Care to elaborate? I’ve just installed and licenced Windows Pro 64bit on a 2TB Samsung 970 EVO M2 SSD drive on my ASUS Rampage V Extreme MOBO (Dual Boot arrangement with my existing solidly performing Windows 7 Pro 64bit). I see the installed W10 Pro version is 1803. So far, nothing bad has happened, all seems well and, naturally enough, I’m keen to preserve the status quo for as long as possible as I start to learn what all the fuss is about surrounding this O/S. I note that an earlier graphic driver is currently in place 388.??, I forget the exact numbers.

Regards,

Mike

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1 hour ago, Cruachan said:

Care to elaborate

My Windows 10 Pro 64bit is still on Build 1600 something, and I intend to leave it that way. I don't use the Internet on it and I have no need for their Security Updates. If I want drivers for graphics, etc, I will go to the sellers' own websites and acquire the requisite drivers. I do not need MS screwing up things that are running smoothly.

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23 hours ago, SolRayz said:

Not sure what the complication is. Using Group Policy Editor, you can disable driver updates with Windows Updates under: 

Admin Templates--->Window Components--->Windows Update. Then disable "Do not include drivers with Windows Update. 

All well and good but honestly, it shouldn't have to come to this.

MS should include an on/off switch for driver updates within the Windows Update settings.

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5 hours ago, vc10man said:

I don't use the Internet on it and I have no need for their Security Updates.

Hi Rick,

Thanks! Yes, that’s one sure way of handling this irksome issue. Unfortunately, and for most of us, denying Internet access is not very realistic these days unless, of course, your rig is dedicated solely for the purposes of running P3D. Many software installations/Addons require internet access for verifications of legit ownership. How do you get around that? Avoid those Addons or connect/disconnect briefly as and when necessary?

Regards,

Mike

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1 hour ago, Greggy_D said:

All well and good but honestly, it shouldn't have to come to this.

MS should include an on/off switch for driver updates within the Windows Update settings.

They absolutely should.

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36 minutes ago, Cruachan said:

Hi Rick,

Thanks! Yes, that’s one sure way of handling this irksome issue. Unfortunately, and for most of us, denying Internet access is not very realistic these days unless, of course, your rig is dedicated solely for the purposes of running P3D. Many software installations/Addons require internet access for verifications of legit ownership. How do you get around that? Avoid those Addons or connect/disconnect briefly as and when necessary?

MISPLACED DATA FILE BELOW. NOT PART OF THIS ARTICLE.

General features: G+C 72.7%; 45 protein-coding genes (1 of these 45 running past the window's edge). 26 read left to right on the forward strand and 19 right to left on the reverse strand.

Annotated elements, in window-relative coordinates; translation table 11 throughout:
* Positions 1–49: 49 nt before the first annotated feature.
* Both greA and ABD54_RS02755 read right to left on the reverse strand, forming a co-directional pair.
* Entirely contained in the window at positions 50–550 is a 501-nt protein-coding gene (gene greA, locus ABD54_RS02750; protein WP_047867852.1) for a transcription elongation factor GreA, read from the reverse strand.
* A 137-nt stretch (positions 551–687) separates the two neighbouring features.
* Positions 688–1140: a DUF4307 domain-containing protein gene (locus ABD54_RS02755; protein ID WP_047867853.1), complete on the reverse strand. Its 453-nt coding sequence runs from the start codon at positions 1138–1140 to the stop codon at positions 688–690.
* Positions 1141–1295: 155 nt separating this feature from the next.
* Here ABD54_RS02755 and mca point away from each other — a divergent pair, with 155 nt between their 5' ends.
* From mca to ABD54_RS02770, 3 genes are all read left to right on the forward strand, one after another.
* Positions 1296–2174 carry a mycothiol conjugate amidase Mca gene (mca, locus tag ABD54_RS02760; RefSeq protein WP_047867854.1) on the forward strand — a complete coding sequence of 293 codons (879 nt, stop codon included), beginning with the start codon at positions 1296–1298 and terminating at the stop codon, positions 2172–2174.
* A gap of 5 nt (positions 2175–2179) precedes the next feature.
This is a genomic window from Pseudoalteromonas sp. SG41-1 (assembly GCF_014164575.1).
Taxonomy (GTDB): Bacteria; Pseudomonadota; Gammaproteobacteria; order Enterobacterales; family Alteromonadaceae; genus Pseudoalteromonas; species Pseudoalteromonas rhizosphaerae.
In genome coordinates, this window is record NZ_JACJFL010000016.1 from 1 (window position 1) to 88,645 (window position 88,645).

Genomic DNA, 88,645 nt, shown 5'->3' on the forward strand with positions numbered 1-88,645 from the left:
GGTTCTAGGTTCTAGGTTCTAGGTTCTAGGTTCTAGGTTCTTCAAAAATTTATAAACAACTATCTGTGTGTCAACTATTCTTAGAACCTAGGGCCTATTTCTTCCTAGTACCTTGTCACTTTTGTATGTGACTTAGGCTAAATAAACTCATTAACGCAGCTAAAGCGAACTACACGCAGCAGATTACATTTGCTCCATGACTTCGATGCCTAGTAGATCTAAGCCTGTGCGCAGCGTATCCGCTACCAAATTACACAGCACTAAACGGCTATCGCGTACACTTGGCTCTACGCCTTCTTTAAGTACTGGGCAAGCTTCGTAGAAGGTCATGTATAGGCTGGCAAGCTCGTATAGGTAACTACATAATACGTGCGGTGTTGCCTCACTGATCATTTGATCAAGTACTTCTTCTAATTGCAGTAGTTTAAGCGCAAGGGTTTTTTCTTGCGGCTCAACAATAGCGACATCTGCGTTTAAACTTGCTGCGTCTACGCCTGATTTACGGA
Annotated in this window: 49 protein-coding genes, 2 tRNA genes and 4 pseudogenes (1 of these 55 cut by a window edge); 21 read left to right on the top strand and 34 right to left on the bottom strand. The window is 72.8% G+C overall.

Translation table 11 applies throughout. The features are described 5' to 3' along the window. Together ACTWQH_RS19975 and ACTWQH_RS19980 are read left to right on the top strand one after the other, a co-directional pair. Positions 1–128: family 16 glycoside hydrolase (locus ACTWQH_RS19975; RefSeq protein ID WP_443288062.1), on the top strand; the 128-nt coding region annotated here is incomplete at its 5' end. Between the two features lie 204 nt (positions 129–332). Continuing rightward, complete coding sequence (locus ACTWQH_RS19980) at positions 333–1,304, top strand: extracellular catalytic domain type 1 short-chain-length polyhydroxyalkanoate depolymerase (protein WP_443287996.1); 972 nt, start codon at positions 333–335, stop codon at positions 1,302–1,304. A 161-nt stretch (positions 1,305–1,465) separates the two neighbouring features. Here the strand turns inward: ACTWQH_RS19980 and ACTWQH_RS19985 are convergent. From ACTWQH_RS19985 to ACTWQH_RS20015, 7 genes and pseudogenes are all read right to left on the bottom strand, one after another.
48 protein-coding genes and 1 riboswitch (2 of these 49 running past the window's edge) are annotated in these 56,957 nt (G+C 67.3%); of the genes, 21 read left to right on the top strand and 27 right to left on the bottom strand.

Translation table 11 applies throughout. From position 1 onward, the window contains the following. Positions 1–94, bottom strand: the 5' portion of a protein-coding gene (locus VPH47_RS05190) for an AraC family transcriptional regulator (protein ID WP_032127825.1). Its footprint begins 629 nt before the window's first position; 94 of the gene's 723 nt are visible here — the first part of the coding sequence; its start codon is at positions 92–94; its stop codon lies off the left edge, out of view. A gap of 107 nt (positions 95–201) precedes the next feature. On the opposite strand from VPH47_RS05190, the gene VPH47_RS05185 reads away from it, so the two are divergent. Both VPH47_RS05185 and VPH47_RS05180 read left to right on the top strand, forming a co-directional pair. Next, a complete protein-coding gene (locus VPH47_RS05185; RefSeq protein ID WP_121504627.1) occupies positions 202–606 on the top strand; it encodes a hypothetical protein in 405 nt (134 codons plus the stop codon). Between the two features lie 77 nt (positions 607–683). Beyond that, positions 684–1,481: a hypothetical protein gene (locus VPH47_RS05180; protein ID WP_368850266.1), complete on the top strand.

Regards,

Mike

Hi Mike

Probably did not make clear.

I dropped out of flight simming for nigh on 7-8 months, maybe more because of Windows 10. I now enjoy P3D on another Windows 7 64-bit machine that I will not MS to take over, or ruin with its so-called Creators Updates. All it Creates is dire anger!

I can run P3Dv4.3.29 and all the add-ons from a different PC connected to the Net quite happily. And be in total control of my PC and enjoy my hobby, too.

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1 hour ago, vc10man said:

I now enjoy P3D on another Windows 7 64-bit machine that I will not MS to take over, or ruin with its so-called Creators Updates.

Hi Rick,

Ah, I see. As you can tell from my signature, you’re a man after my own heart!

However, curiosity has got the better of me. For better or worse (and with an eye to the future beyond Jan 2020) my curiosity is compelling me to explore what Win10 has to offer. A dual Boot setup involving a fast capacious drive dedicated for Win10 Pro is a neat solution while giving me the room to experiment. The NTFS file system allows access to all my drives, and their content, by both O/S. This could become important later on as it should be possible to share certain large blocks of existing data on the Win7 Pro installation with its Win10 Pro counterpart (drive letter arrangements are identical) that does not depend on the presence of program specific entries in their respective system registries. No idea how this will work out, but the journey should prove to be an interesting experience. 

Meantime, like you, I’m more than content to keep MS at bay from potentially wrecking my faithful Win7 Pro installation while I continue to develop the Windows 10 side of things. Plenty time ahead and nothing needs to be rushed.

Regards,

Mike